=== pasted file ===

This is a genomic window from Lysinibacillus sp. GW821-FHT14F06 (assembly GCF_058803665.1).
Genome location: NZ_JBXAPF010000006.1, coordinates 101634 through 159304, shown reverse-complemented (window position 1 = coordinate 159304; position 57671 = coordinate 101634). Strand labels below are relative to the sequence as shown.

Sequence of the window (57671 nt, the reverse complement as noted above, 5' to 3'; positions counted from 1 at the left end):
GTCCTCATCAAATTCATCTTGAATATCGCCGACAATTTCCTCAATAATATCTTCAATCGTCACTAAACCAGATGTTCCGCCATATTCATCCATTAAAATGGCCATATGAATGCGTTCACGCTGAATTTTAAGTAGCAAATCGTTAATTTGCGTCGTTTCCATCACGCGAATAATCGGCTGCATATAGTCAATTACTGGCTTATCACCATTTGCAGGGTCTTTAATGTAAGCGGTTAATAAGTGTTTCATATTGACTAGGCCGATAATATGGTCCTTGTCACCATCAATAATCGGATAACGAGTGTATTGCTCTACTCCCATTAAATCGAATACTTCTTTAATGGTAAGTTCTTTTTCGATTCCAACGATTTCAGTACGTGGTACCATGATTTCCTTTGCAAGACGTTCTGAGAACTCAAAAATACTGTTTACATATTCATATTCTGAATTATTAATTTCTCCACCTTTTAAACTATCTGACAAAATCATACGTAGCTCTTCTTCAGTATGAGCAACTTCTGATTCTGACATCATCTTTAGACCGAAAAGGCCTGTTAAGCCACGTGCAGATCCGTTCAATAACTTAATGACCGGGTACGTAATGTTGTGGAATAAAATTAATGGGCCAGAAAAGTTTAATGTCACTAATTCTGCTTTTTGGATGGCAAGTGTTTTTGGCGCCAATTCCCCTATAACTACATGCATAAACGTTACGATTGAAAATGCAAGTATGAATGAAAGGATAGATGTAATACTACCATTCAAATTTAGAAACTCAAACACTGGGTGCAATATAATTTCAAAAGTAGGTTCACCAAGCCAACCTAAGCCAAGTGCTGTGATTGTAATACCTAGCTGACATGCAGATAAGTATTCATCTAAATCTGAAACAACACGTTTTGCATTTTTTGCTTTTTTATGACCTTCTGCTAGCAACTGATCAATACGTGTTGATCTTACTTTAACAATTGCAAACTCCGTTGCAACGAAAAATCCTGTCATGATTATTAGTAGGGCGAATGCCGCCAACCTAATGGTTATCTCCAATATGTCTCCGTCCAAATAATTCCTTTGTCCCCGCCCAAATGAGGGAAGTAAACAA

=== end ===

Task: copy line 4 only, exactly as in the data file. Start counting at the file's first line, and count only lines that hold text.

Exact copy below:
GTCCTCATCAAATTCATCTTGAATATCGCCGACAATTTCCTCAATAATATCTTCAATCGTCACTAAACCAGATGTTCCGCCATATTCATCCATTAAAATGGCCATATGAATGCGTTCACGCTGAATTTTAAGTAGCAAATCGTTAATTTGCGTCGTTTCCATCACGCGAATAATCGGCTGCATATAGTCAATTACTGGCTTATCACCATTTGCAGGGTCTTTAATGTAAGCGGTTAATAAGTGTTTCATATTGACTAGGCCGATAATATGGTCCTTGTCACCATCAATAATCGGATAACGAGTGTATTGCTCTACTCCCATTAAATCGAATACTTCTTTAATGGTAAGTTCTTTTTCGATTCCAACGATTTCAGTACGTGGTACCATGATTTCCTTTGCAAGACGTTCTGAGAACTCAAAAATACTGTTTACATATTCATATTCTGAATTATTAATTTCTCCACCTTTTAAACTATCTGACAAAATCATACGTAGCTCTTCTTCAGTATGAGCAACTTCTGATTCTGACATCATCTTTAGACCGAAAAGGCCTGTTAAGCCACGTGCAGATCCGTTCAATAACTTAATGACCGGGTACGTAATGTTGTGGAATAAAATTAATGGGCCAGAAAAGTTTAATGTCACTAATTCTGCTTTTTGGATGGCAAGTGTTTTTGGCGCCAATTCCCCTATAACTACATGCATAAACGTTACGATTGAAAATGCAAGTATGAATGAAAGGATAGATGTAATACTACCATTCAAATTTAGAAACTCAAACACTGGGTGCAATATAATTTCAAAAGTAGGTTCACCAAGCCAACCTAAGCCAAGTGCTGTGATTGTAATACCTAGCTGACATGCAGATAAGTATTCATCTAAATCTGAAACAACACGTTTTGCATTTTTTGCTTTTTTATGACCTTCTGCTAGCAACTGATCAATACGTGTTGATCTTACTTTAACAATTGCAAACTCCGTTGCAACGAAAAATCCTGTCATGATTATTAGTAGGGCGAATGCCGCCAACCTAATGGTTATCTCCAATATGTCTCCGTCCAAATAATTCCTTTGTCCCCGCCCAAATGAGGGAAGTAAACAA